The centers would have to submit applications for the "NY-SUNY 2020" money by the end of the year, and their proposals would have to detail how the funding would benefit local economic development efforts and further their academic missions.
Cuomo said he expects that the proposals will include "rational" tuition increases at the centers at Stony Brook, Buffalo, Albany and Binghamton -- although any such hike would require legislative approval. Current SUNY tuition is $4,970 per year, which is lower than other public colleges in the Northeast.
Cuomo and SUNY Chancellor Nancy Zimpher unveiled the initiative about a month after western New York legislators failed to include a similar plan for University at Buffalo in the state budget. Observers called it an acknowledgment of the political and geographic hurdles of giving a single campus tuition leeway.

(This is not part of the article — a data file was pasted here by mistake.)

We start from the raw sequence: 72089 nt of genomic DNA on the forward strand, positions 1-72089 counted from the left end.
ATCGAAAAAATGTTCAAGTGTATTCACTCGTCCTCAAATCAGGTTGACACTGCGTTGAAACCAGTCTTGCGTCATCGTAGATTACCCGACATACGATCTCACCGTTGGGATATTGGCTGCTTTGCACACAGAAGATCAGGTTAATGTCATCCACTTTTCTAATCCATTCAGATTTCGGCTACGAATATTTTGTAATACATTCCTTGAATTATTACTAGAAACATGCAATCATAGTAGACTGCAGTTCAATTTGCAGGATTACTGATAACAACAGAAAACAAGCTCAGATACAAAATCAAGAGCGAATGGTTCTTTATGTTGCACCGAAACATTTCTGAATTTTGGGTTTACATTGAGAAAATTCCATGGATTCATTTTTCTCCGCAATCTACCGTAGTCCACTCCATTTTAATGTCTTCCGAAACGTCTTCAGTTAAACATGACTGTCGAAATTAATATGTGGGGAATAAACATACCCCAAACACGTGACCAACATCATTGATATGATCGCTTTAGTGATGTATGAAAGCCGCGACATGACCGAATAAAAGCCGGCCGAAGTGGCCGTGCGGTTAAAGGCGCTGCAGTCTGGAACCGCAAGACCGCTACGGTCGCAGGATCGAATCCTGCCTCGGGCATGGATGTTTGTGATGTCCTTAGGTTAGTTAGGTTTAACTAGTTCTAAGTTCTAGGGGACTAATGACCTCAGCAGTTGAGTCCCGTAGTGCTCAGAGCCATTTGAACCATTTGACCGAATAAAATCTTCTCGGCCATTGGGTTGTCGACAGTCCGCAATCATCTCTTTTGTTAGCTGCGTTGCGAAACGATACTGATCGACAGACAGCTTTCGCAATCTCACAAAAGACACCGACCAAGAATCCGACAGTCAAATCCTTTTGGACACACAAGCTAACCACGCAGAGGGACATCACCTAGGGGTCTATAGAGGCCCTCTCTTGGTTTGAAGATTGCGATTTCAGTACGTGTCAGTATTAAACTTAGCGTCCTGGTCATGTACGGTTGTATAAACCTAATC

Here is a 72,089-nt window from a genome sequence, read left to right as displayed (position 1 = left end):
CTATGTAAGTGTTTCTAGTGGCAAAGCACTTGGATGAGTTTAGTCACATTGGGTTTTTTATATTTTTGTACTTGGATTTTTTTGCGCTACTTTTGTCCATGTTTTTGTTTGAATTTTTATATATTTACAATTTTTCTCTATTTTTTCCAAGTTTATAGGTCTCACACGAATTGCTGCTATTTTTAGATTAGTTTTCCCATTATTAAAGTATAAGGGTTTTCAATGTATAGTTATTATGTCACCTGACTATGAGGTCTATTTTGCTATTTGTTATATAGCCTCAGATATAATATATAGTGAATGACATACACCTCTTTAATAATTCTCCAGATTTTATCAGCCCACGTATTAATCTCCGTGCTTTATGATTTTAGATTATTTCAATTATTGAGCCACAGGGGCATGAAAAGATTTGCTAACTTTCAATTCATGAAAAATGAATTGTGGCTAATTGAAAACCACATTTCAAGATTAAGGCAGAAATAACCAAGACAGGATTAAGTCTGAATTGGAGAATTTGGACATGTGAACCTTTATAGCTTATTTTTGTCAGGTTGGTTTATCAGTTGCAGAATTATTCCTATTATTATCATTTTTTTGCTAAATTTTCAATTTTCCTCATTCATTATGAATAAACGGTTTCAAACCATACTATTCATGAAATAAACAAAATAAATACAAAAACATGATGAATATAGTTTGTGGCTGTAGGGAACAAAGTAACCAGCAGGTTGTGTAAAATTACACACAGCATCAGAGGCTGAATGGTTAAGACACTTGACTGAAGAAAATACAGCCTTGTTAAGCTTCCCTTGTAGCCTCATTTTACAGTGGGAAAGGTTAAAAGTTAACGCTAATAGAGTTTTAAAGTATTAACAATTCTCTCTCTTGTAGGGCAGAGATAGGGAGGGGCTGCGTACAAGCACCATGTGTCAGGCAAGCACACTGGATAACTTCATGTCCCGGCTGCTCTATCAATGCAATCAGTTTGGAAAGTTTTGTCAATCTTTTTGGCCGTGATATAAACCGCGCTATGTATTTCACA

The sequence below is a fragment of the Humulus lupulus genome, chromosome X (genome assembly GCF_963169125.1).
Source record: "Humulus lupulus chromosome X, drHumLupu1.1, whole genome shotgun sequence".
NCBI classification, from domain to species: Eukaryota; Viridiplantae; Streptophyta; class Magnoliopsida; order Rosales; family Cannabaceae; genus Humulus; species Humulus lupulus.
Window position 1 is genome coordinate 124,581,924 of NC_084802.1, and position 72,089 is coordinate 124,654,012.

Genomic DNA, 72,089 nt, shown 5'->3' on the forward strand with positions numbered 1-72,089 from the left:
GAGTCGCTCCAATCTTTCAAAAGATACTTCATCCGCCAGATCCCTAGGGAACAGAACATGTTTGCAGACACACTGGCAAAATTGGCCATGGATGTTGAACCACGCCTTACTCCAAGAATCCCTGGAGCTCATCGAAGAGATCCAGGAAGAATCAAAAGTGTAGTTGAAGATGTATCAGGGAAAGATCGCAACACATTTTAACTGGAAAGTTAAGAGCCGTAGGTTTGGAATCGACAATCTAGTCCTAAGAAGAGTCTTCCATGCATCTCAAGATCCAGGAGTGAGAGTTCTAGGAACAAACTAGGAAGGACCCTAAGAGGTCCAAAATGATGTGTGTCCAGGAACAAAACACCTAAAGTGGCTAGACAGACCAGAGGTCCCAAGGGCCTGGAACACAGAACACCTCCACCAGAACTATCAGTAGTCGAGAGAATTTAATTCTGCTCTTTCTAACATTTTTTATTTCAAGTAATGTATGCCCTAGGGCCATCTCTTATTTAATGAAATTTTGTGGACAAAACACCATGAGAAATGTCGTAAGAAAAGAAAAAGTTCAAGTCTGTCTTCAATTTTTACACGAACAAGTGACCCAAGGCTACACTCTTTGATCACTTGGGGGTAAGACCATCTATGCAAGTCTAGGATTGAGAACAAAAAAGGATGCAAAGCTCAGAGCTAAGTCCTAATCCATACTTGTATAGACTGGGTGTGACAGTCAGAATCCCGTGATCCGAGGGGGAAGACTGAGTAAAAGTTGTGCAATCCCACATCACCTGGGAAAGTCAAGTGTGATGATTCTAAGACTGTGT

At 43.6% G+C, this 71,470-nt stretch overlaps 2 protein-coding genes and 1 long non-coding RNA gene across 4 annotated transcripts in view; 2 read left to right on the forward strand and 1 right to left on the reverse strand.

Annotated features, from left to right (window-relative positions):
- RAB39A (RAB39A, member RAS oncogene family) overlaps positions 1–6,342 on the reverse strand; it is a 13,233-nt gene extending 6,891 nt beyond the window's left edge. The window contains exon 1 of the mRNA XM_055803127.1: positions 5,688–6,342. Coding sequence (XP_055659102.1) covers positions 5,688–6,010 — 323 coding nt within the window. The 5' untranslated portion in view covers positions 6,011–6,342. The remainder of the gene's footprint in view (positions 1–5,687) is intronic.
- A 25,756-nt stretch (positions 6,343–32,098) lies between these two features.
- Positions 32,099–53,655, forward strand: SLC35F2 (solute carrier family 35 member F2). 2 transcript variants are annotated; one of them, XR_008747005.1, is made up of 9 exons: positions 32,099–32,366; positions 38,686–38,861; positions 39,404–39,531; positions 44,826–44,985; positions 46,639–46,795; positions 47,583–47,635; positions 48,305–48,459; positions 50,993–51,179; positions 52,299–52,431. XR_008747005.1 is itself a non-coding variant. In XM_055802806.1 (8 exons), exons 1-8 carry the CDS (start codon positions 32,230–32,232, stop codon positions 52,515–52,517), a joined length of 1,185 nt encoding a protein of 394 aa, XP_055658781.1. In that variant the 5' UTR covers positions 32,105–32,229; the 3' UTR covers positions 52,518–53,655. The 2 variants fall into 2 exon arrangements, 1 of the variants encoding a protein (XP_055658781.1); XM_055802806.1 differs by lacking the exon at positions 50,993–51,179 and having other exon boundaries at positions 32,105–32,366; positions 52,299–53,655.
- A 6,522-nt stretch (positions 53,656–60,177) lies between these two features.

Zimpher said the new plan is intended to make SUNY an "economic driver for the state."
Under the plan, each campus would be eligible for $20 million from the Empire State Development Corp. and $15 million from the SUNY construction fund.
Separately, lawmakers are weighing a bill that would authorize 5.5 percent annual SUNY tuition hikes over the next five years, rather than leaving tuition up to yearly budget wrangling.